On July 18, 2020, 100 high school students from the Ventura Unified School district will be treated to a Zoom MacBeth, courtesy of the Rubicon Theatre Company’s Fearless Shakespeare program. The teens are participating in the Library’s Youth Services summer reading program and this partnership with Rubicon is the first of it’s kind.
Working to engage kids outside of the theatre’s summer program has long been a goal of Kirby Ward, head of Rubicon’s youth season. Ward has been running the program since 2018. “The hard work these kids put in during our summer camps is remarkable and intense. It will be wonderful for their peers to see the fruits of their labor.” Originally, the hope had been for the Friends of the Library to bring a full house worth of middle schoolers to see a production from the Musical Theatre Camp. When it became evident that for the foreseeable future no shows would be happening on stage at Rubicon’s Main Street address, Ward switched gears. Rubicon reached out to Charles McDermott who is President of the Friends of the Library and offered the complimentary Zoom codes. “Taking on William Shakespeare’s immortal words is both a challenge and a gift for our students. But the work is for nothing if they can’t share it with an audience. We want the community to see it, and especially young people.”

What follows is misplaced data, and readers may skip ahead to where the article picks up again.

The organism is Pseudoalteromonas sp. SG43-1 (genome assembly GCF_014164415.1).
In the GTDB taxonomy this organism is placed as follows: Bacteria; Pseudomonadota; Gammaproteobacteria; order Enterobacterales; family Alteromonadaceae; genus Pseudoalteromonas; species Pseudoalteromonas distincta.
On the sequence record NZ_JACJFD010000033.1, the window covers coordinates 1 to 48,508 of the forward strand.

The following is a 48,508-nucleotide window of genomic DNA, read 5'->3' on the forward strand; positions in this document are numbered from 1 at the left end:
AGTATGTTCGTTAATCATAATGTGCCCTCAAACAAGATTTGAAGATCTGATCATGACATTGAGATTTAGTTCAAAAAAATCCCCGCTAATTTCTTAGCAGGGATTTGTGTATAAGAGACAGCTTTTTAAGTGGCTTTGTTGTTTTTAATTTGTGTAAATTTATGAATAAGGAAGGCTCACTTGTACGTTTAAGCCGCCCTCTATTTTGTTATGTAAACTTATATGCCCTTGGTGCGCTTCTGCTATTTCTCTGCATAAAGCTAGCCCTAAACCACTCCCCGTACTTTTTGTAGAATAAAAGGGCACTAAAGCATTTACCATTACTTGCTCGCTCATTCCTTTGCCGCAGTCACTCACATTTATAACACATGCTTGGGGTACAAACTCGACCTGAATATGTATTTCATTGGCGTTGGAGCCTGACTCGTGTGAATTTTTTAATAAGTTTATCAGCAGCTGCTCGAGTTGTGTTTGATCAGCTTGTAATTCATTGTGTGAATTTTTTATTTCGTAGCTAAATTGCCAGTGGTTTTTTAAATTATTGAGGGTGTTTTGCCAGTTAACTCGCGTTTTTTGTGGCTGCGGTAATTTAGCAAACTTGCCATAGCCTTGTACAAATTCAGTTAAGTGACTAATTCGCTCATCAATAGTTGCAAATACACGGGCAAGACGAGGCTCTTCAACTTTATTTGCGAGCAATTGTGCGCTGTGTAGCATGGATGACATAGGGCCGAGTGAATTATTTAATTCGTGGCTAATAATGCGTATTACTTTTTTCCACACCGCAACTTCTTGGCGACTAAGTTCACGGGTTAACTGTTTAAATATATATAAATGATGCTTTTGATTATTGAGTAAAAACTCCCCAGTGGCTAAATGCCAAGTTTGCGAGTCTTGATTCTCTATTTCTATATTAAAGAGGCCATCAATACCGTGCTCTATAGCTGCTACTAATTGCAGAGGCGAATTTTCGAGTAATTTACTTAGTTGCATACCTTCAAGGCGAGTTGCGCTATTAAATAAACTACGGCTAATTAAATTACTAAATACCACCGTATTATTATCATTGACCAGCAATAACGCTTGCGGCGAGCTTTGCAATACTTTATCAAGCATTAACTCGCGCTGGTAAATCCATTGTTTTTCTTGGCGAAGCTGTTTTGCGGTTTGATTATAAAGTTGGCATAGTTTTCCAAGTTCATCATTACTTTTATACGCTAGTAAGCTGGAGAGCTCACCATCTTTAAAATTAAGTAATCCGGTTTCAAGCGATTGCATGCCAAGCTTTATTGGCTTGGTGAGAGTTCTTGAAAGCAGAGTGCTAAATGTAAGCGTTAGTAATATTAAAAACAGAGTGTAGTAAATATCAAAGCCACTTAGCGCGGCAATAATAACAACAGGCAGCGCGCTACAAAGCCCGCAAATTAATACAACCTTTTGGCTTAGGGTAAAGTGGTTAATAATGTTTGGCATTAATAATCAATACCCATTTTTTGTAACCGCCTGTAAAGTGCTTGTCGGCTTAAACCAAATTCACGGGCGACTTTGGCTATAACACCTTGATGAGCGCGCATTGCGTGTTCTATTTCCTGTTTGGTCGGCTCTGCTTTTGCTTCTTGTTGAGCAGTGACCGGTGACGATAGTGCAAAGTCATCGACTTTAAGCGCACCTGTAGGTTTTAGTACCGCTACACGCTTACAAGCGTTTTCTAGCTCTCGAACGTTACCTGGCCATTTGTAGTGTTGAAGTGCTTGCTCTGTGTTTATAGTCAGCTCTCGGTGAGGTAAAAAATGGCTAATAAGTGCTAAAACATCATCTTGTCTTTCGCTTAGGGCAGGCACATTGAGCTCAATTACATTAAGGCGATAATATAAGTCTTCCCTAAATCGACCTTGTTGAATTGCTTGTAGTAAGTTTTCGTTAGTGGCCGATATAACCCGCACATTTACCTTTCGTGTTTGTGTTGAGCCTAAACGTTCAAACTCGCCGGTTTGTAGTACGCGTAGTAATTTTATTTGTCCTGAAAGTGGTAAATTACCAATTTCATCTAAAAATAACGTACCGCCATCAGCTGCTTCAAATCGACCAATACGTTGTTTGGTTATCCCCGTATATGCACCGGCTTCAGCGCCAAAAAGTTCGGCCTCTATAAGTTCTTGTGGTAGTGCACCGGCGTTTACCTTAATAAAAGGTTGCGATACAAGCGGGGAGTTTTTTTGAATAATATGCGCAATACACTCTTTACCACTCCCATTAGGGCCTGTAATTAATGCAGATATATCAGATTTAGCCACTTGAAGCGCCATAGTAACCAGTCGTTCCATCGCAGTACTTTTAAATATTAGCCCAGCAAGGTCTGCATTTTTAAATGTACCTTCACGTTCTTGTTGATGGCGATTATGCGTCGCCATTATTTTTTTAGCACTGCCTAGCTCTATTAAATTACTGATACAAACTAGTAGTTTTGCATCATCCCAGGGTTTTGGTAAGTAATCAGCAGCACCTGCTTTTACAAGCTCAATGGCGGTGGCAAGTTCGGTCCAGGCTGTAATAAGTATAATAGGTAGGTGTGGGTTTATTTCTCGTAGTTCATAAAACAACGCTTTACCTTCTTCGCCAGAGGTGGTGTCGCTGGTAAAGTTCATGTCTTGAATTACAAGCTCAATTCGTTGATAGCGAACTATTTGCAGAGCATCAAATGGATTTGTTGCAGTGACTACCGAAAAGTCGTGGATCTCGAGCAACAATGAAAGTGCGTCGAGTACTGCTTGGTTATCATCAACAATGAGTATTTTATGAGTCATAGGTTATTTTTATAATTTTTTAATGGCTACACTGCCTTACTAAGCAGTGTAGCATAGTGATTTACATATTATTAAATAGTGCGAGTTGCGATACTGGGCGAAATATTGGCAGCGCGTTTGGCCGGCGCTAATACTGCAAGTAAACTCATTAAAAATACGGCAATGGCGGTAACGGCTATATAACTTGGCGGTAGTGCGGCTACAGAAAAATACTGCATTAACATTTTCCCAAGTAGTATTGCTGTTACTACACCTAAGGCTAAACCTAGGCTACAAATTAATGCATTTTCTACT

COVID-19 has shut down Rubicon in the physical sense, but the summer education programs are going strong. Ward has embraced the opportunities presented by Zoom and online learning in general and he’s bringing his staff and the students along for a wild ride. Zoom MacBeth is guided by Director, Joseph Fuqua, who has run the Fearless Shakespeare program for more than a decade. Each morning, the students rehearse for several hours and then self-tape themselves as they work on scenes with their cast-mates. The videos are then sent to RTC’s videographer, Joseph DeMaria, who is compiling then into a Zoom masterpiece. The end result will be a part livestream, part video, part home-studio extravaganza.
Ward is eager to see what the high schoolers participating in the Library Youth Services summer reading program take away from the Zoom MacBeth. Rubicon is providing the Library with Mr. Fuqua’s edited version of the script for comparison to the Bard’s original. Fuqua has always tailored his revision to his audience – young people who may be seeing Shakespeare for the first time. He tries to keep his production’s running time under two hours, that’s including intermission, and he typically places his productions in a contemporary setting. This year’s MacBeth features a a spin on Graphic novels and their popularity with young readers.
Ward, McDermott and Fuqua are expecting this to be an interesting experiment in exploring how live theatre will translate to Zoom. All three are betting the Bard’s words can gain some new (and youthful) fans. “Theatre needs an audience,” says Ward, “this may be an unorthodox way of finding one but we want our students to understand that artists must evolve and respond to the realities around them.”